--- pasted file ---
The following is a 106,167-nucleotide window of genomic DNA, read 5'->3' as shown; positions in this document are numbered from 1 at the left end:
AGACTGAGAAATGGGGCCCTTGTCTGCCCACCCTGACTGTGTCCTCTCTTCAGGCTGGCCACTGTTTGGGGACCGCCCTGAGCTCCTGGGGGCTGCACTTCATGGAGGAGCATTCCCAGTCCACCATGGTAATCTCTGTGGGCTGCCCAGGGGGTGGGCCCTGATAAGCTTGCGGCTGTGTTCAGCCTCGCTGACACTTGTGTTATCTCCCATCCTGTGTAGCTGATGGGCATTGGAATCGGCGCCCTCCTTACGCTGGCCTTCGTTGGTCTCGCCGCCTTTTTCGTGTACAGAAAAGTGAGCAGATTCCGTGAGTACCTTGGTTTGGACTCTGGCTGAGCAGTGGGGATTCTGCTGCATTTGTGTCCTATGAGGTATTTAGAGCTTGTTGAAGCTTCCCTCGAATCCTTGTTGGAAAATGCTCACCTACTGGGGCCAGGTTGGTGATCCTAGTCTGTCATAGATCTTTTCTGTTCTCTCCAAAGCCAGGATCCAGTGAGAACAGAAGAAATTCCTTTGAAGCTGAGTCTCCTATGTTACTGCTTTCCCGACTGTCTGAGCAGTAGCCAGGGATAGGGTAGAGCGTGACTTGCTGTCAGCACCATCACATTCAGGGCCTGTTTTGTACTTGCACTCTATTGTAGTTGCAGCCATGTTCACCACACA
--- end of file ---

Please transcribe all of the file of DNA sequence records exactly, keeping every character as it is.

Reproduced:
The following is a 106,167-nucleotide window of genomic DNA, read 5'->3' as shown; positions in this document are numbered from 1 at the left end:
AGACTGAGAAATGGGGCCCTTGTCTGCCCACCCTGACTGTGTCCTCTCTTCAGGCTGGCCACTGTTTGGGGACCGCCCTGAGCTCCTGGGGGCTGCACTTCATGGAGGAGCATTCCCAGTCCACCATGGTAATCTCTGTGGGCTGCCCAGGGGGTGGGCCCTGATAAGCTTGCGGCTGTGTTCAGCCTCGCTGACACTTGTGTTATCTCCCATCCTGTGTAGCTGATGGGCATTGGAATCGGCGCCCTCCTTACGCTGGCCTTCGTTGGTCTCGCCGCCTTTTTCGTGTACAGAAAAGTGAGCAGATTCCGTGAGTACCTTGGTTTGGACTCTGGCTGAGCAGTGGGGATTCTGCTGCATTTGTGTCCTATGAGGTATTTAGAGCTTGTTGAAGCTTCCCTCGAATCCTTGTTGGAAAATGCTCACCTACTGGGGCCAGGTTGGTGATCCTAGTCTGTCATAGATCTTTTCTGTTCTCTCCAAAGCCAGGATCCAGTGAGAACAGAAGAAATTCCTTTGAAGCTGAGTCTCCTATGTTACTGCTTTCCCGACTGTCTGAGCAGTAGCCAGGGATAGGGTAGAGCGTGACTTGCTGTCAGCACCATCACATTCAGGGCCTGTTTTGTACTTGCACTCTATTGTAGTTGCAGCCATGTTCACCACACA